Aortic sclerosis - A marker of coronary atherosclerosis

Yogendra Prasad, Narendra C. Bhalodkar

Research output: Contribution to journalReview articlepeer-review

34 Scopus citations


Aortic valve sclerosis is defined as calcification and thickening of a trileaflet aortic valve in the absence of obstruction of ventricular outflow. Its frequency increases with age, making it a major geriatric problem. Of adults aged > 65 years, 21-29% exhibit aortic valve sclerosis. Incidence of aortic sclerosis increases with age, male gender, smoking, hypertension, high lipoprotein (Lp) (a), high low-density lipoprotein (LDL), and diabetes mellitus. Aortic valves affected by aortic sclerosis contain a higher amount of oxidized LDL cholesterol and show increased expression of metalloproteinases. Clinically, it can be suspected in the presence of soft ejection systolic murmur at the aortic area, normal split of the second heart sound, and normal volume carotid pulse, but it can be best detected by echocardiography. Aortic sclerosis may be accompanied by mitral annulus calcification up to 50% of cases. It is associated with an increase of approximately 50% in the risk of death from cardiovascular causes and the risk of myocardial infarction. The mechanism by which aortic sclerosis contributes to or is associated with increased cardiovascular risk is not known. Aortic sclerosis is associated with systemic endothelial dysfunction, and a small percentage of cases may progress to aortic stenosis. Lowering of LDL cholesterol by 3-hydroxy-3-methylglutaryl coenzyme A (HMG-CoA) reductase inhibitors have been shown to decrease progression of aortic valve calcification. Aortic sclerosis is not a mere benign finding. Once diagnosis of aortic sclerosis has been made, it should be considered a potential marker of coexisting coronary disease. Aggressive management of modifiable riskfactors, especially LDL cholesterol lowering, may slow progression of the disease.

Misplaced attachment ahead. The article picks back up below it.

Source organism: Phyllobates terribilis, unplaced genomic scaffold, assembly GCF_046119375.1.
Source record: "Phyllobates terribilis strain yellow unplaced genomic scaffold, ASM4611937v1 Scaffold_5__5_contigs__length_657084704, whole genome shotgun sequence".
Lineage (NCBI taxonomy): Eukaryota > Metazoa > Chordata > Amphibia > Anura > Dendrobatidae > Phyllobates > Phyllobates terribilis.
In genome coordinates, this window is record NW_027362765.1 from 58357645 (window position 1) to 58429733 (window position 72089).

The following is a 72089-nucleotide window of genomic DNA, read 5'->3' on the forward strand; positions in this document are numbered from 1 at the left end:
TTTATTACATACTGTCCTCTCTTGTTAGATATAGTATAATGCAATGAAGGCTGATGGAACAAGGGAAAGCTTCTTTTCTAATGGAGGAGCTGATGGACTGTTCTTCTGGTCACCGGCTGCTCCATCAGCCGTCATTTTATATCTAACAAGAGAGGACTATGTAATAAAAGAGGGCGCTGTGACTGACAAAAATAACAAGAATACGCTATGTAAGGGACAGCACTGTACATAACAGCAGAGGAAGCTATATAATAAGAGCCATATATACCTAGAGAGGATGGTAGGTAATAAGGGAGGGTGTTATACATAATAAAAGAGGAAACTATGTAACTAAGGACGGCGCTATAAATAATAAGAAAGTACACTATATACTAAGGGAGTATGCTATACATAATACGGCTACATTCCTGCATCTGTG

Original languageEnglish
Pages (from-to)671-673
Number of pages3
JournalClinical Cardiology
Issue number12
StatePublished - Dec 2004
Externally publishedYes


  • Aortic valve sclerosis
  • Cardiovascular events
  • Coronary atherosclerosis
  • Risk modification


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